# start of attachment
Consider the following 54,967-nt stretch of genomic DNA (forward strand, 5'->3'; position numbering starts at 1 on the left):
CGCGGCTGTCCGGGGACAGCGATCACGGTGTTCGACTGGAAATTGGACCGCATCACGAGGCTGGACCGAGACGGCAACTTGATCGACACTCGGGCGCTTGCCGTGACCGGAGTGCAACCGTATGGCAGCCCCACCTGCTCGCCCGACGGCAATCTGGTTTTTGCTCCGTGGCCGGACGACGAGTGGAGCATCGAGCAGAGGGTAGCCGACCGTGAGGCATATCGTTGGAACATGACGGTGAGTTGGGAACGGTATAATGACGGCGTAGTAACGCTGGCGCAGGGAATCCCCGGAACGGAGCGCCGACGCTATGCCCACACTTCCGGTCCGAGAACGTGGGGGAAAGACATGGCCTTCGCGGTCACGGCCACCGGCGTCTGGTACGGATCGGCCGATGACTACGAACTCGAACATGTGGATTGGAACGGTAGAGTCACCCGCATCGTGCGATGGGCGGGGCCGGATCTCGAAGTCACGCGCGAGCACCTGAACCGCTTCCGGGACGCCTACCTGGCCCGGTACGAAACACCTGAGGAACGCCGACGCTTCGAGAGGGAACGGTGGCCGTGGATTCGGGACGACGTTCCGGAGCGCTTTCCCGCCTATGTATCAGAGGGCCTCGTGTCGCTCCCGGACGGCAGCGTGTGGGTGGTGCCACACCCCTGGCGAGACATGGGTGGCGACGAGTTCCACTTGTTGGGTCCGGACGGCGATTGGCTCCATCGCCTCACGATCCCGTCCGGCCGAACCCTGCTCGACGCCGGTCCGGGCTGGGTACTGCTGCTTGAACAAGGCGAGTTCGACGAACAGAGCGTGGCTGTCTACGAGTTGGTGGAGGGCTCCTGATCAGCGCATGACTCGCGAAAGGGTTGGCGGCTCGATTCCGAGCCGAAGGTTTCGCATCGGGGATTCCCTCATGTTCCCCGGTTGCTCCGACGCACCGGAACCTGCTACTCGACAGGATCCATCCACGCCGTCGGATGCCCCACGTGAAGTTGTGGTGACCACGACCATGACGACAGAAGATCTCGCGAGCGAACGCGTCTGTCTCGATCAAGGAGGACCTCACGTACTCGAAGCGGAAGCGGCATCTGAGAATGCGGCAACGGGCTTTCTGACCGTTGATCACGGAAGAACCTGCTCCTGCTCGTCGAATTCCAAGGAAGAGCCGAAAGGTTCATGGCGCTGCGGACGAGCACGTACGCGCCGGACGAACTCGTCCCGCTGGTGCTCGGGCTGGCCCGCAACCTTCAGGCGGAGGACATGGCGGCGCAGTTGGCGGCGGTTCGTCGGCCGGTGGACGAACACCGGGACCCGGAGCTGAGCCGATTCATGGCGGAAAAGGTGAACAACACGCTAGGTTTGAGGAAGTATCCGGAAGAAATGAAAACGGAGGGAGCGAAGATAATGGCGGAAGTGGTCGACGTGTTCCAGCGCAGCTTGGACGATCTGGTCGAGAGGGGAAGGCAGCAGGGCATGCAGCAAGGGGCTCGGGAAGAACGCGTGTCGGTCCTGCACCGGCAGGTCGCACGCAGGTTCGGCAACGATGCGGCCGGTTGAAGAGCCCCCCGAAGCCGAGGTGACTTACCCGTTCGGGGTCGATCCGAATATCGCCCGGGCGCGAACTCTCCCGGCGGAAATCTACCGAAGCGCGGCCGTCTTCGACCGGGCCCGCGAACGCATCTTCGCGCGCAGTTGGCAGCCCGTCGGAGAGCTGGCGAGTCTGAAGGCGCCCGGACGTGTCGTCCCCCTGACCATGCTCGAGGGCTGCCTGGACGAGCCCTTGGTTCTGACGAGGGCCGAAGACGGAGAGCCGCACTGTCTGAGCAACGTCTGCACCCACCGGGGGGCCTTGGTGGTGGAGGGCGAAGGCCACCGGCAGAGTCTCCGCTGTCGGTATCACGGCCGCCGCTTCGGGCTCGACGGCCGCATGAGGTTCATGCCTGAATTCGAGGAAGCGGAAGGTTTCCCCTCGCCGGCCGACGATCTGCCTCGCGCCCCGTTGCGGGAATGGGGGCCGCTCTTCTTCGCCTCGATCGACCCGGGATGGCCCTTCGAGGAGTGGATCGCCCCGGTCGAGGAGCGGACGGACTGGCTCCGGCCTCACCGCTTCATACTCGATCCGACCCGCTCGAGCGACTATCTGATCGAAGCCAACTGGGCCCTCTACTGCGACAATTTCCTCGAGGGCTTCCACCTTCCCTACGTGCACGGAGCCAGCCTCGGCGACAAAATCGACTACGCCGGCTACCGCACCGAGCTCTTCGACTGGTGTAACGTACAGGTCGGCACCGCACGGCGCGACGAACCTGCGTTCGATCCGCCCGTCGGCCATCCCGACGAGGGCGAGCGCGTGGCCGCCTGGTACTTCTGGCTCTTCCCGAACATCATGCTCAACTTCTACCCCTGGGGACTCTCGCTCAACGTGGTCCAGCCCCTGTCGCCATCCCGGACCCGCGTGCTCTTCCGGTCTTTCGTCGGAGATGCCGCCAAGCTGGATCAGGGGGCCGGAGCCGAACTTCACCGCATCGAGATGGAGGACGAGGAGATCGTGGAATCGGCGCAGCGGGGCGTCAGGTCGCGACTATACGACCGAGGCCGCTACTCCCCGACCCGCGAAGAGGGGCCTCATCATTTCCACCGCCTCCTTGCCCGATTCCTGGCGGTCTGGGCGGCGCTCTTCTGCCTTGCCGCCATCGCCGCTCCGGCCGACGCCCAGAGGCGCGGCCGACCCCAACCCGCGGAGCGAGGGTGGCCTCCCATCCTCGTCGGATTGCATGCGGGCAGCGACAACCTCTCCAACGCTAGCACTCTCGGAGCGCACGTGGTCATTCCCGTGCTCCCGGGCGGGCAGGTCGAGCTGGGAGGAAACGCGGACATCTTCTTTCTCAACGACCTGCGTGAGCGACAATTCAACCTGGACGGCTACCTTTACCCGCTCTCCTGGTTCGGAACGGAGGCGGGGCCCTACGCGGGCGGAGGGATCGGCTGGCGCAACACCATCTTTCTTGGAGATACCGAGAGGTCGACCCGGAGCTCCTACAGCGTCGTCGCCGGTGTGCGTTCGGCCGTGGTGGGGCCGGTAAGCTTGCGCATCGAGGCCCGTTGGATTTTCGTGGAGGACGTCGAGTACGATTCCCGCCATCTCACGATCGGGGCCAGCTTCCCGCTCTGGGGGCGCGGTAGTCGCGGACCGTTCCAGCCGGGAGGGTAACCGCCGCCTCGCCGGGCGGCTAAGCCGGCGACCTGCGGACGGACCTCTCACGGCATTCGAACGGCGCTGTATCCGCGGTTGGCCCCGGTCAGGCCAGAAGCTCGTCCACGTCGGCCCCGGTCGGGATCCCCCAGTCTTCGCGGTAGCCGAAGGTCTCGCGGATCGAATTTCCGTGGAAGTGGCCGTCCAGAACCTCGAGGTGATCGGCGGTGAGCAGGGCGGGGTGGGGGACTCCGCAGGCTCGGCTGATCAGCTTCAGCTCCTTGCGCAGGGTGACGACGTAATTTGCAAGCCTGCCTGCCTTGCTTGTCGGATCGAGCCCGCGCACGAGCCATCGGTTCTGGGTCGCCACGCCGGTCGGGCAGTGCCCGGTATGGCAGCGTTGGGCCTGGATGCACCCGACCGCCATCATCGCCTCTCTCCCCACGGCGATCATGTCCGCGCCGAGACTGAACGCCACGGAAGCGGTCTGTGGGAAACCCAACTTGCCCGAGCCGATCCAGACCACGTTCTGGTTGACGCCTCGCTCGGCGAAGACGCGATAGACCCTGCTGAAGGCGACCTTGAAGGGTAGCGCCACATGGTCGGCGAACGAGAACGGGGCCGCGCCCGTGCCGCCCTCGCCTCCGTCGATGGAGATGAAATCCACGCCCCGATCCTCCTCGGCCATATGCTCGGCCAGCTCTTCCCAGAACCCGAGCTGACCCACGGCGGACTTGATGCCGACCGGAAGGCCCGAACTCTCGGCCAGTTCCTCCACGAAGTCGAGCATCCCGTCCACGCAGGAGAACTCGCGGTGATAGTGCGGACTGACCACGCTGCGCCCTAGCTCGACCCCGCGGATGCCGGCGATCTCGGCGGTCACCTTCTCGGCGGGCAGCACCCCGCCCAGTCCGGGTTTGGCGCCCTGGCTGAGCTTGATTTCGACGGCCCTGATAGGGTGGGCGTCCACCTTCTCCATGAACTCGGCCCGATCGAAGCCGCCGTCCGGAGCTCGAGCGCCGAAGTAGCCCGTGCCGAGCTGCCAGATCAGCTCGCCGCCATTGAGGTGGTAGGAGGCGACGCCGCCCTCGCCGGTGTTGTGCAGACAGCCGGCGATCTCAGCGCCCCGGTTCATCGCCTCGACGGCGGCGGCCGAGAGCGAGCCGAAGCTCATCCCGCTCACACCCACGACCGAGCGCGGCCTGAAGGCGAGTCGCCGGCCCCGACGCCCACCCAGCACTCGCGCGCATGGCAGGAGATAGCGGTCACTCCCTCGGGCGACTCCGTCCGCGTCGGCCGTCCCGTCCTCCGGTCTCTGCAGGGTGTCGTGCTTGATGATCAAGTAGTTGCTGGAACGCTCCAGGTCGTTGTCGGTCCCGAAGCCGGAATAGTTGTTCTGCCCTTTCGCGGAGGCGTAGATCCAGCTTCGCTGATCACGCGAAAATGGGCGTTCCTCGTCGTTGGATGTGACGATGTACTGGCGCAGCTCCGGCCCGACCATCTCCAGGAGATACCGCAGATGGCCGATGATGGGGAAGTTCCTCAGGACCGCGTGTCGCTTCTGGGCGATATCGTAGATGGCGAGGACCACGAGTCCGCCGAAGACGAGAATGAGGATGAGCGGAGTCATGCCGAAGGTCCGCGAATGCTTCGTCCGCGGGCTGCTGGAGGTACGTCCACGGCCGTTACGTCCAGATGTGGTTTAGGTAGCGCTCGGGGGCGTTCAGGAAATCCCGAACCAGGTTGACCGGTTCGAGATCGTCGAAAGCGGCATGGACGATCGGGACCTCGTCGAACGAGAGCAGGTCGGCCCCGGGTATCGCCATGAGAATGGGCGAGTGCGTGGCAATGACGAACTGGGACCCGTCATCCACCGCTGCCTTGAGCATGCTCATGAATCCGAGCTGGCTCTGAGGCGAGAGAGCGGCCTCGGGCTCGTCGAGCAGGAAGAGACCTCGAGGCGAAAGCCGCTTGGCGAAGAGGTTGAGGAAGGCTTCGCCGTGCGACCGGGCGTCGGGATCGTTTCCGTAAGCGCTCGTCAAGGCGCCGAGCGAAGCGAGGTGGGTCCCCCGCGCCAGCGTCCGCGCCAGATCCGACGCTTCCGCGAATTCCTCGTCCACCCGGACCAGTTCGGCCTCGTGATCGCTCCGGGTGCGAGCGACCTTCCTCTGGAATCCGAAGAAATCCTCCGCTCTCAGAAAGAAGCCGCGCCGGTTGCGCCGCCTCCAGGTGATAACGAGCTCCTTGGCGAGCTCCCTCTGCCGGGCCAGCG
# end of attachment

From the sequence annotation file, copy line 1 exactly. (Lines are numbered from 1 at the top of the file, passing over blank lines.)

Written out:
Consider the following 54,967-nt stretch of genomic DNA (forward strand, 5'->3'; position numbering starts at 1 on the left):